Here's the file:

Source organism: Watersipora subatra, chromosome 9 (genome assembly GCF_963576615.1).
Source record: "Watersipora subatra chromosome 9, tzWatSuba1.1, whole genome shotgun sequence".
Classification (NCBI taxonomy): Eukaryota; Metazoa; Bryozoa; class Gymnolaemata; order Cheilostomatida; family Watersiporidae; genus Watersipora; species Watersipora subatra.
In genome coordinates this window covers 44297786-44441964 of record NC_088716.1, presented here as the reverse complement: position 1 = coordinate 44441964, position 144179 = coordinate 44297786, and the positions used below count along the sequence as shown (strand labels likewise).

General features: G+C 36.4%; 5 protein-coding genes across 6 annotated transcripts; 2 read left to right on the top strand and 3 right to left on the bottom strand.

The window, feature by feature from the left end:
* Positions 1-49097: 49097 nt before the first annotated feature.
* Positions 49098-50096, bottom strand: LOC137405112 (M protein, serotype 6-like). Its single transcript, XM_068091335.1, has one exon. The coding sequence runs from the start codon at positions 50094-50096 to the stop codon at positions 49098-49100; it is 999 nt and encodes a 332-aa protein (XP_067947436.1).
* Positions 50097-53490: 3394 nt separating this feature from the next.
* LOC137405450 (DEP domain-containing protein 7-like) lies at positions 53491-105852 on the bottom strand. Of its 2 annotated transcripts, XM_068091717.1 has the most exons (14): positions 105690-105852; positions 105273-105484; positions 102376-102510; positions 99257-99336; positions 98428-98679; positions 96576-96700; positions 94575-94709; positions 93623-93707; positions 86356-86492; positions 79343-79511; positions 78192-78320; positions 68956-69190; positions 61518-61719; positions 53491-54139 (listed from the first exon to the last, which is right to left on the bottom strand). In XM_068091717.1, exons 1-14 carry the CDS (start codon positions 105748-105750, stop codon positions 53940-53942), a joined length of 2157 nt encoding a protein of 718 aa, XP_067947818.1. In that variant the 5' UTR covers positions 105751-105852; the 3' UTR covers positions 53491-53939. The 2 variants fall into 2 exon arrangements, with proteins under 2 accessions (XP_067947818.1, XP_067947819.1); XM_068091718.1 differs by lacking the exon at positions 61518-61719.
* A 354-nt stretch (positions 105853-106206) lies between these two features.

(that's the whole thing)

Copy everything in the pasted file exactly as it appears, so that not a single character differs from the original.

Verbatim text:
Source organism: Watersipora subatra, chromosome 9 (genome assembly GCF_963576615.1).
Source record: "Watersipora subatra chromosome 9, tzWatSuba1.1, whole genome shotgun sequence".
Classification (NCBI taxonomy): Eukaryota; Metazoa; Bryozoa; class Gymnolaemata; order Cheilostomatida; family Watersiporidae; genus Watersipora; species Watersipora subatra.
In genome coordinates this window covers 44297786-44441964 of record NC_088716.1, presented here as the reverse complement: position 1 = coordinate 44441964, position 144179 = coordinate 44297786, and the positions used below count along the sequence as shown (strand labels likewise).

General features: G+C 36.4%; 5 protein-coding genes across 6 annotated transcripts; 2 read left to right on the top strand and 3 right to left on the bottom strand.

The window, feature by feature from the left end:
* Positions 1-49097: 49097 nt before the first annotated feature.
* Positions 49098-50096, bottom strand: LOC137405112 (M protein, serotype 6-like). Its single transcript, XM_068091335.1, has one exon. The coding sequence runs from the start codon at positions 50094-50096 to the stop codon at positions 49098-49100; it is 999 nt and encodes a 332-aa protein (XP_067947436.1).
* Positions 50097-53490: 3394 nt separating this feature from the next.
* LOC137405450 (DEP domain-containing protein 7-like) lies at positions 53491-105852 on the bottom strand. Of its 2 annotated transcripts, XM_068091717.1 has the most exons (14): positions 105690-105852; positions 105273-105484; positions 102376-102510; positions 99257-99336; positions 98428-98679; positions 96576-96700; positions 94575-94709; positions 93623-93707; positions 86356-86492; positions 79343-79511; positions 78192-78320; positions 68956-69190; positions 61518-61719; positions 53491-54139 (listed from the first exon to the last, which is right to left on the bottom strand). In XM_068091717.1, exons 1-14 carry the CDS (start codon positions 105748-105750, stop codon positions 53940-53942), a joined length of 2157 nt encoding a protein of 718 aa, XP_067947818.1. In that variant the 5' UTR covers positions 105751-105852; the 3' UTR covers positions 53491-53939. The 2 variants fall into 2 exon arrangements, with proteins under 2 accessions (XP_067947818.1, XP_067947819.1); XM_068091718.1 differs by lacking the exon at positions 61518-61719.
* A 354-nt stretch (positions 105853-106206) lies between these two features.